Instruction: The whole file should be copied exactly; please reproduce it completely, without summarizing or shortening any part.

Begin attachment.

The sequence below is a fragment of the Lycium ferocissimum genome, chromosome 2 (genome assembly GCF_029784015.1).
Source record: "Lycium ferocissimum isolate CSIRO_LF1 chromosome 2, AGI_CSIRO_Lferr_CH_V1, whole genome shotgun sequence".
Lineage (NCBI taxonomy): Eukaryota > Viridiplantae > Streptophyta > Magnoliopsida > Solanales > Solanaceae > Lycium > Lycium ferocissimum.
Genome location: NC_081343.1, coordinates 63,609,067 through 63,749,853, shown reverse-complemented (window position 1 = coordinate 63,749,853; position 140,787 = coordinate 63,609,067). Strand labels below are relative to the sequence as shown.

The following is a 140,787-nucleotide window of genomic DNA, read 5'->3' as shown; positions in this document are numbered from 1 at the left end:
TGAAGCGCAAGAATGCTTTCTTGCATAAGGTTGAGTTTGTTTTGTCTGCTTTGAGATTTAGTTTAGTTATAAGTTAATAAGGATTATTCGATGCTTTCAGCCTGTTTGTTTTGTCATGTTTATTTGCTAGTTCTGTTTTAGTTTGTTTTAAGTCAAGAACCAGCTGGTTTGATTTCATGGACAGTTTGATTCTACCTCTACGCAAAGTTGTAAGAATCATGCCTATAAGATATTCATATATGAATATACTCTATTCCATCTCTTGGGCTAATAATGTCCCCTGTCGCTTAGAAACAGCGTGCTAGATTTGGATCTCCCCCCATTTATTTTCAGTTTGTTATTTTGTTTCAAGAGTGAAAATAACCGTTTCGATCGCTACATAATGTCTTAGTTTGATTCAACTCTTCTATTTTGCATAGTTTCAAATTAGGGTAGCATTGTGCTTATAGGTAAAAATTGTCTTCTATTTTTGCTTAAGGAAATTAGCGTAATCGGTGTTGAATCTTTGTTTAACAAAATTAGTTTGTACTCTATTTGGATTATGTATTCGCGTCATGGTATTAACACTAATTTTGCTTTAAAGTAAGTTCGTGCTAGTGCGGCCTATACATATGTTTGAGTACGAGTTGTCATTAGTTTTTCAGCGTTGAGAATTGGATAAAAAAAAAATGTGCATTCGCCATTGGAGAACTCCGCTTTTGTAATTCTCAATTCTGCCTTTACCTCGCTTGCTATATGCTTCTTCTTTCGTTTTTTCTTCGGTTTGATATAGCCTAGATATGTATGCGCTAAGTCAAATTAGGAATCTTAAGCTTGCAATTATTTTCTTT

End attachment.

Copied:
The sequence below is a fragment of the Lycium ferocissimum genome, chromosome 2 (genome assembly GCF_029784015.1).
Source record: "Lycium ferocissimum isolate CSIRO_LF1 chromosome 2, AGI_CSIRO_Lferr_CH_V1, whole genome shotgun sequence".
Lineage (NCBI taxonomy): Eukaryota > Viridiplantae > Streptophyta > Magnoliopsida > Solanales > Solanaceae > Lycium > Lycium ferocissimum.
Genome location: NC_081343.1, coordinates 63,609,067 through 63,749,853, shown reverse-complemented (window position 1 = coordinate 63,749,853; position 140,787 = coordinate 63,609,067). Strand labels below are relative to the sequence as shown.

The following is a 140,787-nucleotide window of genomic DNA, read 5'->3' as shown; positions in this document are numbered from 1 at the left end:
TGAAGCGCAAGAATGCTTTCTTGCATAAGGTTGAGTTTGTTTTGTCTGCTTTGAGATTTAGTTTAGTTATAAGTTAATAAGGATTATTCGATGCTTTCAGCCTGTTTGTTTTGTCATGTTTATTTGCTAGTTCTGTTTTAGTTTGTTTTAAGTCAAGAACCAGCTGGTTTGATTTCATGGACAGTTTGATTCTACCTCTACGCAAAGTTGTAAGAATCATGCCTATAAGATATTCATATATGAATATACTCTATTCCATCTCTTGGGCTAATAATGTCCCCTGTCGCTTAGAAACAGCGTGCTAGATTTGGATCTCCCCCCATTTATTTTCAGTTTGTTATTTTGTTTCAAGAGTGAAAATAACCGTTTCGATCGCTACATAATGTCTTAGTTTGATTCAACTCTTCTATTTTGCATAGTTTCAAATTAGGGTAGCATTGTGCTTATAGGTAAAAATTGTCTTCTATTTTTGCTTAAGGAAATTAGCGTAATCGGTGTTGAATCTTTGTTTAACAAAATTAGTTTGTACTCTATTTGGATTATGTATTCGCGTCATGGTATTAACACTAATTTTGCTTTAAAGTAAGTTCGTGCTAGTGCGGCCTATACATATGTTTGAGTACGAGTTGTCATTAGTTTTTCAGCGTTGAGAATTGGATAAAAAAAAAATGTGCATTCGCCATTGGAGAACTCCGCTTTTGTAATTCTCAATTCTGCCTTTACCTCGCTTGCTATATGCTTCTTCTTTCGTTTTTTCTTCGGTTTGATATAGCCTAGATATGTATGCGCTAAGTCAAATTAGGAATCTTAAGCTTGCAATTATTTTCTTT